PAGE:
Skip to main content

LATEST UPDATES: Tracking COVID-19 | Racial Justice | Voter Guide

San Diego Researchers Probe Rain System Soaking Area

Photo by Erik Anderson

Rain lingers on the horizon behind Scripps Pier, which is where weather balloon launches are happening on Mar. 10, 2020.

The rain moving through the San Diego region this week is being carried on an atmospheric river, and local researchers are working to better understand the weather system.

Scripps Institution of Oceanography Researcher Alison Michaelis worked to attach a small instrument cluster to a latex weather balloon.

“And I’m just going to tie it on there real tight. So it doesn’t fall off,” she said.

Michaelis and Chad Hecht, a Scripps Institution of Oceanography meteorologist, have been at the end of Scripps Pier since midday Monday, launching a helium-filled balloon every three hours. A balloon is sent aloft day or night, in wet or dry conditions.

The instruments on the balloons begin sending back data almost as soon as they are launched. A laptop computer records everything for future analysis.

“We’re able to get an idea of what is going on inside those cloudy areas that we can’t see otherwise,” Michaelis said.

Reported by Erik Anderson , Video by Roland Lizarondo

RELATED: California Could See Storm Damages Costing A Billion Dollars Each Year

The balloon swells as it rises, growing to the size of a school bus before it finally bursts. A small parachute allows the instruments to take measurements on the way down.

“Some of our recent launches overnight got up to about 23,000 meters,” Michaelis said. “And so we’re gathering temperature data, moisture data, wind data, wind direction and wind speed, all the way.”

But that is not the only way the team is collecting information from the water-laden storm.

An Air Force C-130 plane has been flying above the system over the Pacific Ocean.

“We’ve launched a balloon from the ground up. They’re dropping instrumentation from the air to the ocean surface,” said Hecht. “They’re doing that say every 100 nautical miles or so. About 25 time in a single flight for each flight lasting about eight hours.”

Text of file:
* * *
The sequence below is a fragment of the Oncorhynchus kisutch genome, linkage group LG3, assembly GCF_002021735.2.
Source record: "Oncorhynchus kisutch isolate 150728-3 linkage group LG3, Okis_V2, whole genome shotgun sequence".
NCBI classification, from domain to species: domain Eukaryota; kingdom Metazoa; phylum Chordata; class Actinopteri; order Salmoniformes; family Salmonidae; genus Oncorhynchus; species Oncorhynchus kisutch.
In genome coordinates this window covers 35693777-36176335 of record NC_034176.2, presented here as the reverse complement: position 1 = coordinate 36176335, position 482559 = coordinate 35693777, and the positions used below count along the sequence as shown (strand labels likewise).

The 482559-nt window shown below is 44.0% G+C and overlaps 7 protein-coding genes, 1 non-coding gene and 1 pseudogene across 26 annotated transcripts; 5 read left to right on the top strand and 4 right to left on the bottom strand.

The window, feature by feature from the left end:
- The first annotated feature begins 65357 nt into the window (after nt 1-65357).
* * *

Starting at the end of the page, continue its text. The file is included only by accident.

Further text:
The whole idea is to learn as much as possible about the systems so forecast models can better predict when they will happen, how intense they will be and what they might do when they hit landfall.

Listen to this story by Erik Anderson.


San Diego News Matters podcast branding

KPBS' daily news podcast covering local politics, education, health, environment, the border and more. New episodes are ready weekday mornings so you can listen on your morning commute.

  • Need help keeping up with the news that matters most? Get the day's top news — ranging from local to international — straight to your inbox each weekday morning.

This site is protected by reCAPTCHA and the Google Privacy Policy and Terms of Service apply.

Photo of Erik Anderson

Erik Anderson
Environment Reporter

opening quote marksclosing quote marksI focus on the environment and all the implications that a changing or challenging environment has for life in Southern California. That includes climate change, endangered species, habitat, urbanization, pollution and many other topics.

Want more KPBS news?
Find us on Twitter and Facebook, or sign up for our newsletters.

To view PDF documents, Download Acrobat Reader.